Project Firstline Helps AAP Expand Infection Control Efforts to Improve Child and Adolescent Health Outcomes
The American Academy of Pediatrics is an organization committed to the optimal physical, mental and social well-being of all infants, children, and adolescents. AAP is one of many partner organizations working with the Centers for Disease Control and Prevention’s Project Firstline Collaborative. The project involves a group of healthcare and public health partners working to provide innovative and effective infection control practice (IPC) training for healthcare & public health workforces.
There are more than 67,000 pediatricians who are members of AAP across the United States and Canada; those members are part of the 59 chapters in the US and an additional 7 in Canada, allowing organizations to advocate for kids at the local level. Sean Diederich is the manager of the National Pediatric COVID-19 Training Center at the AAP. He said they became involved in infection prevention and control because it’s an essential part of pediatric practices in all settings. Diederich added that the pediatric population includes some unique challenges that must be considered when developing and releasing content.
“Project Firstline seemed like a really unique opportunity to address a lot of the goals we’re trying to achieve. Partnering with the CDC and other groups from across the initiative to ensure our audience gains critical IPC knowledge and confidence has been great.”
Diederich said one of the most beneficial parts of participating in the initiative has been the opportunity to build relationships and collaborate with partner organizations. These relationships have expanded outside of the project and he hopes they will last for years to come.
“As a partner, we’ve been able to raise pediatric health care provider awareness and provide infection prevention control guidance and recommendations. We’ve been able to release a lot of great resources that we likely wouldn’t have been able to release as quickly in the past.”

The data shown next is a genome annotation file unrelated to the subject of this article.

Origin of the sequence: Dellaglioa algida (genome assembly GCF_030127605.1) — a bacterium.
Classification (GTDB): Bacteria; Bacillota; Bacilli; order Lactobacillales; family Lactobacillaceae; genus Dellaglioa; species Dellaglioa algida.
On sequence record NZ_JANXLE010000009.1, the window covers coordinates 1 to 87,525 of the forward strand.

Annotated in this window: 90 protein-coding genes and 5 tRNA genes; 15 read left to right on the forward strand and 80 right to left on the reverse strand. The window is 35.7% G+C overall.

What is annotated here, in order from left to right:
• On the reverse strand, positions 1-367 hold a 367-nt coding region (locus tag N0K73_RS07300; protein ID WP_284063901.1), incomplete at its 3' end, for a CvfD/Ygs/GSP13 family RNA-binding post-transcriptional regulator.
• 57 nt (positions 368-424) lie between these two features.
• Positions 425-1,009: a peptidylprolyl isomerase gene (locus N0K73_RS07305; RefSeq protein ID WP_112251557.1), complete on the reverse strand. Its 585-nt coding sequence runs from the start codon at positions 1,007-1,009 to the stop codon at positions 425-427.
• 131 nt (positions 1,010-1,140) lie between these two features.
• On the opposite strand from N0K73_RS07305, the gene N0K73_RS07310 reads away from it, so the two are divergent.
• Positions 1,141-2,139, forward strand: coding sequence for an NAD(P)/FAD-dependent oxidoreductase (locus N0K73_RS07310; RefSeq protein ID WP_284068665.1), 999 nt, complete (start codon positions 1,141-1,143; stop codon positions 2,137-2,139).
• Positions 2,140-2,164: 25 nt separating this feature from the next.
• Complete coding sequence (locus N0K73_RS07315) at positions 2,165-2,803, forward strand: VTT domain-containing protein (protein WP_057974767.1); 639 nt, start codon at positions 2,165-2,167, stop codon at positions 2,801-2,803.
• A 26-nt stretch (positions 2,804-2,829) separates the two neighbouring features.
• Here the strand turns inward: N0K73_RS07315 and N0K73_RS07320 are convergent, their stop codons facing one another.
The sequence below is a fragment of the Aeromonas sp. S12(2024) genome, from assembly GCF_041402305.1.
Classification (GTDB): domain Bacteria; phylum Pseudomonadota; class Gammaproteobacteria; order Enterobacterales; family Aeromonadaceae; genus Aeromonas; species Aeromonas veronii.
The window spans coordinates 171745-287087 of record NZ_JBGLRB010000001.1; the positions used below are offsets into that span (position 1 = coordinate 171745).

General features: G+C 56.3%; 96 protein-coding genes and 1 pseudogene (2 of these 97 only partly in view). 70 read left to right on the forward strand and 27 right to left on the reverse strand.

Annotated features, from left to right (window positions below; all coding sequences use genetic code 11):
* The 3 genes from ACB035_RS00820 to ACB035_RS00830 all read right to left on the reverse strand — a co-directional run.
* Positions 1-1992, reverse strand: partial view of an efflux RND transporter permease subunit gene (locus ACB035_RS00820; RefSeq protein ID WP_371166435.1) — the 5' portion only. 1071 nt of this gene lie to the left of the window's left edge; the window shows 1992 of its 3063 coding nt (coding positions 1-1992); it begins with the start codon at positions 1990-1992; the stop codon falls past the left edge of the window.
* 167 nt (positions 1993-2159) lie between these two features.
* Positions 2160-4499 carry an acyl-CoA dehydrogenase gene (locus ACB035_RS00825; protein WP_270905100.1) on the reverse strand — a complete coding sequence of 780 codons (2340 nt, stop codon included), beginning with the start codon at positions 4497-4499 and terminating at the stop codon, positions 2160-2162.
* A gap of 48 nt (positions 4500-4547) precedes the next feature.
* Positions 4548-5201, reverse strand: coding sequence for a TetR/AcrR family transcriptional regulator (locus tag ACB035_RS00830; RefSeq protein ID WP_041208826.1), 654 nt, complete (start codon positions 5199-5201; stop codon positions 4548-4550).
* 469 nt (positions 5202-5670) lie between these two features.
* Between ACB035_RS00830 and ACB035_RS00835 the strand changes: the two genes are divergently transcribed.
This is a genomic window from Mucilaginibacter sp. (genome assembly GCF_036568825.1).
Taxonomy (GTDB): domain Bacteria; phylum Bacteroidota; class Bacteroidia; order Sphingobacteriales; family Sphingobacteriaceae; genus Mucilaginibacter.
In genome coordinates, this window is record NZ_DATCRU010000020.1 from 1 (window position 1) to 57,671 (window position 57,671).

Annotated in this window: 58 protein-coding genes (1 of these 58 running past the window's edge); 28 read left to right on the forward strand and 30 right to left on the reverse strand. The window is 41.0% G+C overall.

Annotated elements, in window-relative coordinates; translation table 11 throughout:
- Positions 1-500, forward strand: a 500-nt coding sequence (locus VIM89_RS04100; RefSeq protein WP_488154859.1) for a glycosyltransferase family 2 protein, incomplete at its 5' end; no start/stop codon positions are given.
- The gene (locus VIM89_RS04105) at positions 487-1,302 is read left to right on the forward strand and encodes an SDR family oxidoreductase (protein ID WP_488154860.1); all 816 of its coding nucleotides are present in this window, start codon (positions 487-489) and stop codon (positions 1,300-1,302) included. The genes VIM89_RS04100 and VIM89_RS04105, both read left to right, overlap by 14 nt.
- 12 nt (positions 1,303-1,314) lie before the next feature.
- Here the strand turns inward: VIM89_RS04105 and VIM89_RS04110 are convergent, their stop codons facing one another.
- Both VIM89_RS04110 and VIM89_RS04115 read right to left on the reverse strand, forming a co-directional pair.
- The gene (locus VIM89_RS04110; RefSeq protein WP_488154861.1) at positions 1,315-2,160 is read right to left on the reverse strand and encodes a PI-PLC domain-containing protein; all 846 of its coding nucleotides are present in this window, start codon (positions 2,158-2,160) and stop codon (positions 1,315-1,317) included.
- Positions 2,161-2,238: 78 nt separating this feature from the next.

He said AAP has been evaluating their work over the last two years and it’s clear that their participation in the Project Firstline initiative has made a difference. It has allowed the organization to expand on current efforts such as ongoing infection and prevention and control education and stay up to date on the latest guidance and recommendations. Diederich said they’ve been able to make content more accessible in a lot more ways.
“Project Firstline has really allowed us to release content in a variety of ways. We’ve done podcast episodes, a video series, and hosted several Project ECHO series.”
Extension for Community Health Care Outcomes, or Project ECHO, is a telementoring program designed to create communities of learners by bringing together healthcare providers and experts in a variety of topic areas. It fosters an “all learn – all teach approach.” Diederich said Project Firstline has allowed AAP to expand its Project ECHO efforts and focus a lot of them on infection control. He said they’ve been able to train other Project Firstline partners so they can host Project ECHO series for their own audiences on infection control.
Project Firstline and ECHO have strengthened AAP’s relationships with their chapters.
“Chapters work at the state and local level. They’re able to really push out a lot of the Project Firstline messaging and education at the state level, which we can only do at a national level,” he said. “But I think it means a little bit more when it’s coming from somebody in your own state.”